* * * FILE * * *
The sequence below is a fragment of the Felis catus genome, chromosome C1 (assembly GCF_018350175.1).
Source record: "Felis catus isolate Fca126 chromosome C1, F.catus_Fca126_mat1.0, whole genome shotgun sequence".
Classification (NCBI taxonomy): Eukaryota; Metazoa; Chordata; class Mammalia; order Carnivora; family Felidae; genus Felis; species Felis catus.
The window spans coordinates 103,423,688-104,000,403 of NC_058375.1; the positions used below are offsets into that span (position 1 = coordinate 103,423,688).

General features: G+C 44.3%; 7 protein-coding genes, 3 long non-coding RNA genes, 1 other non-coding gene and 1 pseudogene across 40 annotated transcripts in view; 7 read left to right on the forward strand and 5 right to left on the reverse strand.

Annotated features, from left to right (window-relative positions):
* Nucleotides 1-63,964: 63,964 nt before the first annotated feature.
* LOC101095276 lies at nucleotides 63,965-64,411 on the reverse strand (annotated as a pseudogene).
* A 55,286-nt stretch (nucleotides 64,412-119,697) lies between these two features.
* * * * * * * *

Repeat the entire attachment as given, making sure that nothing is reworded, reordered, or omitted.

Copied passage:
The sequence below is a fragment of the Felis catus genome, chromosome C1 (assembly GCF_018350175.1).
Source record: "Felis catus isolate Fca126 chromosome C1, F.catus_Fca126_mat1.0, whole genome shotgun sequence".
Classification (NCBI taxonomy): Eukaryota; Metazoa; Chordata; class Mammalia; order Carnivora; family Felidae; genus Felis; species Felis catus.
The window spans coordinates 103,423,688-104,000,403 of NC_058375.1; the positions used below are offsets into that span (position 1 = coordinate 103,423,688).

General features: G+C 44.3%; 7 protein-coding genes, 3 long non-coding RNA genes, 1 other non-coding gene and 1 pseudogene across 40 annotated transcripts in view; 7 read left to right on the forward strand and 5 right to left on the reverse strand.

Annotated features, from left to right (window-relative positions):
* Nucleotides 1-63,964: 63,964 nt before the first annotated feature.
* LOC101095276 lies at nucleotides 63,965-64,411 on the reverse strand (annotated as a pseudogene).
* A 55,286-nt stretch (nucleotides 64,412-119,697) lies between these two features.